Charles Darwin recalled being considered “a very ordinary boy, rather below the common standard in intellect.” Yet later in life, Darwin solved the mystery of how the splendid diversity of life came into being. Scientific breakthroughs like Darwin’s theory of evolution by natural selection would be impossible without creativity, a strand of genius that Terman couldn’t measure.
According to Scott Barry Kaufman, the scientific director of the Imagination Institute, “Great ideas don’t tend to come when you’re narrowly focusing on them.” Unexpected flashes of insight — our so-called ‘aha moments’ — often emerge after a period of contemplation. This creative process relies on the dynamic interplay of neural networks operating in concert and drawing from different parts of the brain at once. One of these networks cultivates internal thought processes, including daydreaming and imagining. Richer communication between various areas of the brain may also help to ‘connect the dots’ — to make connections between seemingly disparate concepts.
But while neuroscientists are trying to understand how the brain fosters the development of paradigm-shifting thought processes, other researchers are wrestling with the question of when and from what this capacity develops, Kalb notes.
“Over the past several decades, scientists have been searching for genes that contribute to intelligence, behavior, and even unique qualities like perfect pitch. In the case of intelligence, this research triggers ethical concerns about how it might be used; it is also exceedingly complex, as thousands of genes may be involved — each one with a very small effect. […]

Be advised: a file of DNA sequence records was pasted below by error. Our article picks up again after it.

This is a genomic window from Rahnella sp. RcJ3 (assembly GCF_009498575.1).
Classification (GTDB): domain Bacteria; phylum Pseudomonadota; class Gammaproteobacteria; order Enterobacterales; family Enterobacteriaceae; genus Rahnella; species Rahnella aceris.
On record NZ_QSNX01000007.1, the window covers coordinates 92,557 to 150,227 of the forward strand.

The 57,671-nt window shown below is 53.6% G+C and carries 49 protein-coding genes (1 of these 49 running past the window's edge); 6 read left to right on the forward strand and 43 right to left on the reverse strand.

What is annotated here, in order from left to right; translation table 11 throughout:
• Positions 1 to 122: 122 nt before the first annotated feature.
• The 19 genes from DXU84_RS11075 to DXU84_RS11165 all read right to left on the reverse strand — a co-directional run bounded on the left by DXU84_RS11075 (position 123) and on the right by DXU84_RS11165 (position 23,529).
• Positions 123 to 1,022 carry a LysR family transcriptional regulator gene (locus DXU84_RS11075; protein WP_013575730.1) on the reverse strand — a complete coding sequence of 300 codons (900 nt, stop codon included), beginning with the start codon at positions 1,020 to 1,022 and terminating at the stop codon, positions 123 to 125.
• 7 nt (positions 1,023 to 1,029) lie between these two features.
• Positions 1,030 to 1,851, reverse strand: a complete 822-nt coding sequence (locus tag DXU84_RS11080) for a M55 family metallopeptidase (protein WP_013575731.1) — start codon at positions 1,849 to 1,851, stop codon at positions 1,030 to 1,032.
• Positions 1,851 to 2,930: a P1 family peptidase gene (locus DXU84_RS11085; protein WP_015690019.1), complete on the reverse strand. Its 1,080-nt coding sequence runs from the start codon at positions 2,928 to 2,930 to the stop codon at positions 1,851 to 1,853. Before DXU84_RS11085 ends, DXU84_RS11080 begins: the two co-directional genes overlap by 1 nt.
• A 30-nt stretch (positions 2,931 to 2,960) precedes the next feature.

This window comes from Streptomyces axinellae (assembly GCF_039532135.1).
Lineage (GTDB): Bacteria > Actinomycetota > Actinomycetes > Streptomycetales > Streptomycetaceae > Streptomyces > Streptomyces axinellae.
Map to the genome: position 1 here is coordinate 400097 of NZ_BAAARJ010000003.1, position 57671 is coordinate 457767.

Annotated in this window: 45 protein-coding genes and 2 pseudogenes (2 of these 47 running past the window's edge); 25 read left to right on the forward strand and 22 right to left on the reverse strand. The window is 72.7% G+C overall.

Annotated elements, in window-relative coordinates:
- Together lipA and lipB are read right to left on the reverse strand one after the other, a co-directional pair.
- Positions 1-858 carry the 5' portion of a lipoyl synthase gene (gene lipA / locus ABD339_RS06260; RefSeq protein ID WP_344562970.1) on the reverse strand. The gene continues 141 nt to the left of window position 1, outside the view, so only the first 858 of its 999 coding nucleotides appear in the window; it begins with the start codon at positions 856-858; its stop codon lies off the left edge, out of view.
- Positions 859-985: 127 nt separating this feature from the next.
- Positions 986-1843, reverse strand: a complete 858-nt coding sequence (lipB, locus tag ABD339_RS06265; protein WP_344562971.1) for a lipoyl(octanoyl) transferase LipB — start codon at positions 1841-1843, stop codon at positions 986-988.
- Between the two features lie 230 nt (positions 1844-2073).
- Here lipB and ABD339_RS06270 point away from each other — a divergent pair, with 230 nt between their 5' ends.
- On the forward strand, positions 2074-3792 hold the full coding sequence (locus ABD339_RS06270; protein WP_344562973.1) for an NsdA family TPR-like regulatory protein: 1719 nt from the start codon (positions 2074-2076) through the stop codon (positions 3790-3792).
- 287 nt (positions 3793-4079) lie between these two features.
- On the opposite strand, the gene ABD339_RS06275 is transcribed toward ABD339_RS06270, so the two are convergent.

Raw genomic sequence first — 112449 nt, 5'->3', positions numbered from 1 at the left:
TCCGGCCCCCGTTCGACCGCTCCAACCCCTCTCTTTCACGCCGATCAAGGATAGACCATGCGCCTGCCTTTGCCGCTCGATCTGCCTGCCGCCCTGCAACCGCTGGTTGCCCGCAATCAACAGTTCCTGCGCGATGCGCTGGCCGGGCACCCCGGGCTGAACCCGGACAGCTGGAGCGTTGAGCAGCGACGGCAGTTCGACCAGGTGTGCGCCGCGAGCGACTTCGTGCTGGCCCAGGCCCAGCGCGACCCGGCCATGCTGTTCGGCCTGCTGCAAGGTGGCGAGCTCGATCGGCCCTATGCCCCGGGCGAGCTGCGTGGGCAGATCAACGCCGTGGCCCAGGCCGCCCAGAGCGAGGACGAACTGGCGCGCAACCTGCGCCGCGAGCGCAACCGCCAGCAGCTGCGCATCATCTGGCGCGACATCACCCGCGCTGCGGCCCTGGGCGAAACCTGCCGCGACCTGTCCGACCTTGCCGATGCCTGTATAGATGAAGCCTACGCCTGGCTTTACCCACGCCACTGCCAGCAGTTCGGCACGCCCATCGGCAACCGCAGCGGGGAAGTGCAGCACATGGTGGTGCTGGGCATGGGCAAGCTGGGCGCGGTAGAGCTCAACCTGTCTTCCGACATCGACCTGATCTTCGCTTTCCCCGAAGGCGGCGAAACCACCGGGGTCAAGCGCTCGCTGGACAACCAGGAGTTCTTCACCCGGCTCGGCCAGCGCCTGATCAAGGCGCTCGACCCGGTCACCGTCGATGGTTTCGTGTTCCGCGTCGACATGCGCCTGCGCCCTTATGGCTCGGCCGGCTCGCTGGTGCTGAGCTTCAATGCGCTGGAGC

Genetic potential alone does not predict actual accomplishment. It also takes nurture to grow a genius. Social and cultural influences can provide that nourishment, creating clusters of genius at moments and places in history: Baghdad during Islam’s Golden Age, Kolkata during the Bengal Renaissance, Silicon Valley today.”
However, natural gifts and a nurturing environment can still fall short of producing a genius, without motivation and tenacity propelling one forward. These personality traits inspire the work of psychologist Angela Duckworth. She believes that a combination of passion and perseverance — ‘grit’ — drives people to achieve. No matter how brilliant a person, fortitude and discipline are critical to success. “When you really look at somebody who accomplishes something great, it is not effortless,” Duckworth writes.
“If there were ever an individual who personified the concept of genius in every aspect, from its ingredients to its far-reaching impact, it would be Leonardo da Vinci. [His] intellect and artistry soared like Schopenhauer’s comet. The breadth of his abilities — his artistic insights, his expertise in human anatomy, his prescient engineering — is unparalleled.”